NWF Action Fund Asks Presidential Candidates to Save NH's Moose
"Moose are just one of America's iconic wildlife species being impacted by climate change, from mule deer and bighorn sheep to salmon and brook trout. Climate concern is especially strong among sportsmen, who've experienced changes for years in the places they love to hunt and fish." said Collin O'Mara, President and CEO of the National Wildlife Federation Action Fund.
Presidential candidates are getting a reminder of the harms
of climate change this year in New Hampshire: Stuffed moose. Candidates are
receiving them along with a warning New Hampshire’s moose are dying off in
warmer winters fueled by global warming.
“Moose are just one of America’s iconic wildlife species being
impacted by climate change, from mule deer and bighorn sheep to salmon and
brook trout. Climate concern is especially
strong among sportsmen, who’ve experienced changes for years in the places
they love to hunt and fish.” said Collin O’Mara, President and CEO of the National
Wildlife Federation Action Fund. “Poll
shows that Republicans, Democrats, and independents alike all support
addressing climate change and cutting carbon pollution--it shouldn't be a partisan
issue. That’s why we’re asking candidates a simple question: What’s your plan?”
So far, candidates receiving moose include Republicans Jeb Bush,
Christie and John Kasich
and Democrats Bernie
Clinton and Martin
Hampshire moose population has declined by nearly half in the last decade, from
7,500 to 4,000. Scientists say shorter and warmer winters brought about by
climate change are hurting our moose. In addition to heat stress, the lack of
snowpack in northern NH during April and November has caused a dramatic
increase in winter ticks – instead of falling off moose and dying in the
snow, the ticks mate, multiply, and climb back on their hosts. Moose have to
deal with 30,000 ticks at a time even in a normal year, but in recent warm
years, moose carry as many as 150,000 ticks. After the unseasonably warm winter
in 2011, scientists think it’s likely that all calves born the
previous year were killed, along with 40 percent of adults.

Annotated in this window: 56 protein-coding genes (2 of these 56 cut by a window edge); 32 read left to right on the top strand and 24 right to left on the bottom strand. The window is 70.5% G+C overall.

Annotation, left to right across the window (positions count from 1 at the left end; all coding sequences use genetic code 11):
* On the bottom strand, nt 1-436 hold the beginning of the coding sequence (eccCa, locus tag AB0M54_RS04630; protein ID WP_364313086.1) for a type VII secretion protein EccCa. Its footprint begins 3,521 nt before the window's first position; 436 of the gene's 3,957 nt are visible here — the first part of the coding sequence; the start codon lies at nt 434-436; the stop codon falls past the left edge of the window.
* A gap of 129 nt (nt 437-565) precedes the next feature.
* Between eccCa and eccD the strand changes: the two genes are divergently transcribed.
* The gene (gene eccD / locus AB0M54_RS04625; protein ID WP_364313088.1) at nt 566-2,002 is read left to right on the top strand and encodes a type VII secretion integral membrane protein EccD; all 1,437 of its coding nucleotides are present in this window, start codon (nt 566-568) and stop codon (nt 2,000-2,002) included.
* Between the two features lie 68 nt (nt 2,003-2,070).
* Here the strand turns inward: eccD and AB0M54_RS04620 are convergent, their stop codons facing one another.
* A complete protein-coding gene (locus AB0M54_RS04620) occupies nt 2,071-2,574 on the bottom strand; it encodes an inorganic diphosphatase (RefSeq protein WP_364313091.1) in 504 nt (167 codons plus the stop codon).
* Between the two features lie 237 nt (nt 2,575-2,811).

“In just the last 15 years, we’ve watched New Hampshire’s
moose population cut in half, many of them literally eaten
alive by winter ticks that thrive in warmer temperatures,” said Eric Orff,
New Hampshire outreach coordinator for the National Wildlife Federation and a
retired wildlife biologist with the New Hampshire Fish and Game Department. “I
spent three decades of my life working to restore fish and wildlife in New
Hampshire and I want to confront climate change now to make sure those gains
are preserved for my grandchildren and generations to come.”
Plummeting moose populations also threaten New Hampshire’s
outdoor economy. An estimated 786,000 people took part in fishing, hunting and
other wildlife-related recreation in New Hampshire generating $554 million in
economic activity in 2011, according to the most recent U.S. Fish and Wildlife
Moose in other parts of the country have struggled as well.
The northeast Minnesota population of the iconic animal has fallen a
shocking 35 percent in 2013, forcing the cancelation
of the 2013 fall hunting season entirely. The other population of about
4,000 moose in northwest Minnesota virtually disappeared over 20 years, with
fewer than 100 remaining by the mid-2000s.
solutions candidates can support to show they’re serious about confronting
- Clean Power Plan Implementation: States must finalize strong
implementation plans, which need to be submitted in September of this year,
that promote responsibly developed clean energy and successful carbon trading
regimes, like the Regional Greenhouse Gas Initiative that New Hampshire is part
of with other Northeastern states.
- Stopping Carbon Intensive Fuels: We must continue to build on the
remarkable progress in stopping high carbon fuel extraction and transport, like
tar sands oil and coal.
- Plugging Methane Pollution Leaks: The Environmental Protection Agency
is working to finalize a rule to limit methane pollution – 80 times more potent
in warming our climate than carbon dioxide over the short term – from new
sources of oil and natural gas production and also regulate methane pollution
from existing oil and gas sources. Similarly, it’s time for the Bureau of Land
Management to regulate oil and gas methane pollution on public lands.
- Putting a Price on Carbon: In order to achieve the level of
pollution reduction ultimately needed to avert the worst impacts of climate
change, we need action from Congress that will shift the cost of carbon
pollution onto the polluters and create a fair market where clean energy
sources will thrive.
- Advancing Clean Energy Like Offshore
Wind: The Deepwater
Wind project off Rhode Island, set to be completed this summer, will be
America’s first offshore wind project, but it is only a sliver of the vast potential we can harvest. Offshore wind can deliver clean,
reliable, affordable power for New Hampshire and other coastal states.
Learn more about the National Wildlife Federation Action
Fund at NWFActionFund.org.
by National Wildlife Federation Action Fund, 202-797-6605, which is
responsible for its content. Not authorized by any candidate or candidate's
The National Wildlife Federation Action Fund is the 501(c)4 grassroots lobbying arm
of the National Wildlife Federation. NWF
Action Fund is an organization that
advocates for the conservation interests of hunters, anglers and outdoor
enthusiasts from all walks of life and political stripes. We are committed to
encouraging participation in the democratic process and inspiring Americans to
protect wildlife for our children's future. www.nwfactionfund.org.